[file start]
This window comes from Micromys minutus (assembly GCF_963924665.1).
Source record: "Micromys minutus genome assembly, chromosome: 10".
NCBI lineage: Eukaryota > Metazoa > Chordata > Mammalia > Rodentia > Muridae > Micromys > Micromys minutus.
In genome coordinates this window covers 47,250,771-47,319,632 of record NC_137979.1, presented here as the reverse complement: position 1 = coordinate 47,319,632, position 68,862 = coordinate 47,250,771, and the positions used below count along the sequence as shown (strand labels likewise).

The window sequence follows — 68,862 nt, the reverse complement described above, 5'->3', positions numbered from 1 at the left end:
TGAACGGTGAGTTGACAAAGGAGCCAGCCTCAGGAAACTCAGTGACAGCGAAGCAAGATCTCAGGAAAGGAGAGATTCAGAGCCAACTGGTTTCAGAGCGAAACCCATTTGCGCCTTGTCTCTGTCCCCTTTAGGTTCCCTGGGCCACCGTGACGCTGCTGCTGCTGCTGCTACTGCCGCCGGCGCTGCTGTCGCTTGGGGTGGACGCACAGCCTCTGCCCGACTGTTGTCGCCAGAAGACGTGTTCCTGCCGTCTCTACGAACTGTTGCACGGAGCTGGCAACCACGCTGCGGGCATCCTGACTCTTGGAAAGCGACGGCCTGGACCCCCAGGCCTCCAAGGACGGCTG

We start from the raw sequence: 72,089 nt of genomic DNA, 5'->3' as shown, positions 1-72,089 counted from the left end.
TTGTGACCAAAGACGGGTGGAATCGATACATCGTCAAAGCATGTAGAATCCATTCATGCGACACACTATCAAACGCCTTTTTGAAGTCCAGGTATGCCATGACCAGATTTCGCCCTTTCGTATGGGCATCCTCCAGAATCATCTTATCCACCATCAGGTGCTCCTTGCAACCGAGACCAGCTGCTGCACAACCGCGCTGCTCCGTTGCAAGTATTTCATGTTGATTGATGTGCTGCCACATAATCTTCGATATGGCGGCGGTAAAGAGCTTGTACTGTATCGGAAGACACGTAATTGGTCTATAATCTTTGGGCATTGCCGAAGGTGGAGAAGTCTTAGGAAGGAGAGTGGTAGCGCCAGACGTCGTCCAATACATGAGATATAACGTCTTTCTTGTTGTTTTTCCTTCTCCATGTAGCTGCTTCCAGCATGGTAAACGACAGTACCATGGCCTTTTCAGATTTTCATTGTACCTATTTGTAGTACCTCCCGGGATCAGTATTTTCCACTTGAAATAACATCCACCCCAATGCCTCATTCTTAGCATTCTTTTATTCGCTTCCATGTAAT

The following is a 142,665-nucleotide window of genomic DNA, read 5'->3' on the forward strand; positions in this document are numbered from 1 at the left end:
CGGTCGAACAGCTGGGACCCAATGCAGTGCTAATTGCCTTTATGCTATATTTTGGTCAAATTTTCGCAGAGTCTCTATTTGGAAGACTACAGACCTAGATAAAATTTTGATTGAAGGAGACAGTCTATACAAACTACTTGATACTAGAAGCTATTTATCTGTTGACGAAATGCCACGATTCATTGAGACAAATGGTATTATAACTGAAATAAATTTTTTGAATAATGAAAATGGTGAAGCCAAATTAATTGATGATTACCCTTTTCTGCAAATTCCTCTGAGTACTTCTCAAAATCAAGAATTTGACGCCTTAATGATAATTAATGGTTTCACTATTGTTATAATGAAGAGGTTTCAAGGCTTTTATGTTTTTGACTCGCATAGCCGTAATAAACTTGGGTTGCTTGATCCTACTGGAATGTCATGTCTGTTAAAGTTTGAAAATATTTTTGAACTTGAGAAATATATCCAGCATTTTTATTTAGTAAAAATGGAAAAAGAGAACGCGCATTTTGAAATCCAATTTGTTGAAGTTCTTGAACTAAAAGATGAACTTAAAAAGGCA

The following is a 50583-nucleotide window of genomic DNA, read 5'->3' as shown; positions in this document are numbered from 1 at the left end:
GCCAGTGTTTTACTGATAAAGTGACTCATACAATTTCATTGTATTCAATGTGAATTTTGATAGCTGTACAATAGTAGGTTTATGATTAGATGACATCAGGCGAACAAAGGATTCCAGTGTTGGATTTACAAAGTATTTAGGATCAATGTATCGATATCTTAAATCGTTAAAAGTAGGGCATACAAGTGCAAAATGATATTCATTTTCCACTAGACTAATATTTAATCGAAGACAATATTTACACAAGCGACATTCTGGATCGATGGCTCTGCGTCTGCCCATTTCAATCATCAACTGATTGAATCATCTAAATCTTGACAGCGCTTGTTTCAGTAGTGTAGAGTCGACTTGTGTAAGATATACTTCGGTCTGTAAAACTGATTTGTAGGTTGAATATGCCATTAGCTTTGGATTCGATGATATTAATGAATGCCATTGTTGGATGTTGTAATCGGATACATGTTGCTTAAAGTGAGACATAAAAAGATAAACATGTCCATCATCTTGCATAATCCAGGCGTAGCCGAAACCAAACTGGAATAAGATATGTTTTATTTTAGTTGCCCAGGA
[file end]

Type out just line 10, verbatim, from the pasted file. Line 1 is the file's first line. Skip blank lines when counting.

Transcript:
CGGTCGAACAGCTGGGACCCAATGCAGTGCTAATTGCCTTTATGCTATATTTTGGTCAAATTTTCGCAGAGTCTCTATTTGGAAGACTACAGACCTAGATAAAATTTTGATTGAAGGAGACAGTCTATACAAACTACTTGATACTAGAAGCTATTTATCTGTTGACGAAATGCCACGATTCATTGAGACAAATGGTATTATAACTGAAATAAATTTTTTGAATAATGAAAATGGTGAAGCCAAATTAATTGATGATTACCCTTTTCTGCAAATTCCTCTGAGTACTTCTCAAAATCAAGAATTTGACGCCTTAATGATAATTAATGGTTTCACTATTGTTATAATGAAGAGGTTTCAAGGCTTTTATGTTTTTGACTCGCATAGCCGTAATAAACTTGGGTTGCTTGATCCTACTGGAATGTCATGTCTGTTAAAGTTTGAAAATATTTTTGAACTTGAGAAATATATCCAGCATTTTTATTTAGTAAAAATGGAAAAAGAGAACGCGCATTTTGAAATCCAATTTGTTGAAGTTCTTGAACTAAAAGATGAACTTAAAAAGGCA